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Mali - January 7-11, 2002

CEME Best Practice Options: Mali

January 7-11, 2002


Mali: Democratic Hope....................................................................................................................... 2

Co-development and Co-Management of Migration..................................................... 4

Assisted Returns.................................................................................................................................... 5

Mobilization of Malians abroad for development..................................................... 8

Emigration and Democratization/Respect for Human Rights............................... 8

Malian Migration to Cote d'Ivoire........................................................................................... 8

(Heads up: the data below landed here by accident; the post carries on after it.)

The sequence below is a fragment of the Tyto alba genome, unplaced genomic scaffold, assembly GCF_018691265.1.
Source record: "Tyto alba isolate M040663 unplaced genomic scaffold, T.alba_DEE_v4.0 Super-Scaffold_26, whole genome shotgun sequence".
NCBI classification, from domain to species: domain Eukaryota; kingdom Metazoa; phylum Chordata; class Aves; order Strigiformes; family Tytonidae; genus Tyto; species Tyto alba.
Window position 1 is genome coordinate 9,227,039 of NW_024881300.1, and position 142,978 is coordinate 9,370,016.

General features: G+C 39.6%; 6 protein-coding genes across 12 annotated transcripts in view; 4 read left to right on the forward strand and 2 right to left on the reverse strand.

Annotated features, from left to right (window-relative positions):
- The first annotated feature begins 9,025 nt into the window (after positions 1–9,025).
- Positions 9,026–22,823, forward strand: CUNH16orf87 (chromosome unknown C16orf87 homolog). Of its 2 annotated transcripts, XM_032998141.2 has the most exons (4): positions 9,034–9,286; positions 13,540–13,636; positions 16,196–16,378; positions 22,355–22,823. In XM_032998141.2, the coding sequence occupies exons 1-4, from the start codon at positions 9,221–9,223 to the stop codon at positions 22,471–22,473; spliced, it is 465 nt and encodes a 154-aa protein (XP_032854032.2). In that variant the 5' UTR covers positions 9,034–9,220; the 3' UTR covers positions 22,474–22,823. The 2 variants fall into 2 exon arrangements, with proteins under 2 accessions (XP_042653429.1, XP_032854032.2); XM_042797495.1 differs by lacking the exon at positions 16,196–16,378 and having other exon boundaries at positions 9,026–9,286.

Participants........................................................................................................................................... 14

Bibliography.......................................................................................................................................... 14



The Cooperative Efforts to Manage Emigration (CEME) project examines ways in which countries of origin, transit, and destination can work together to coordinate migration movements and reduce emigration pressures. The project focuses on source countries of migration that are in transition to market economies, democratic systems and greater respect for human rights, since these developments are the best long-term solution to unauthorized migration.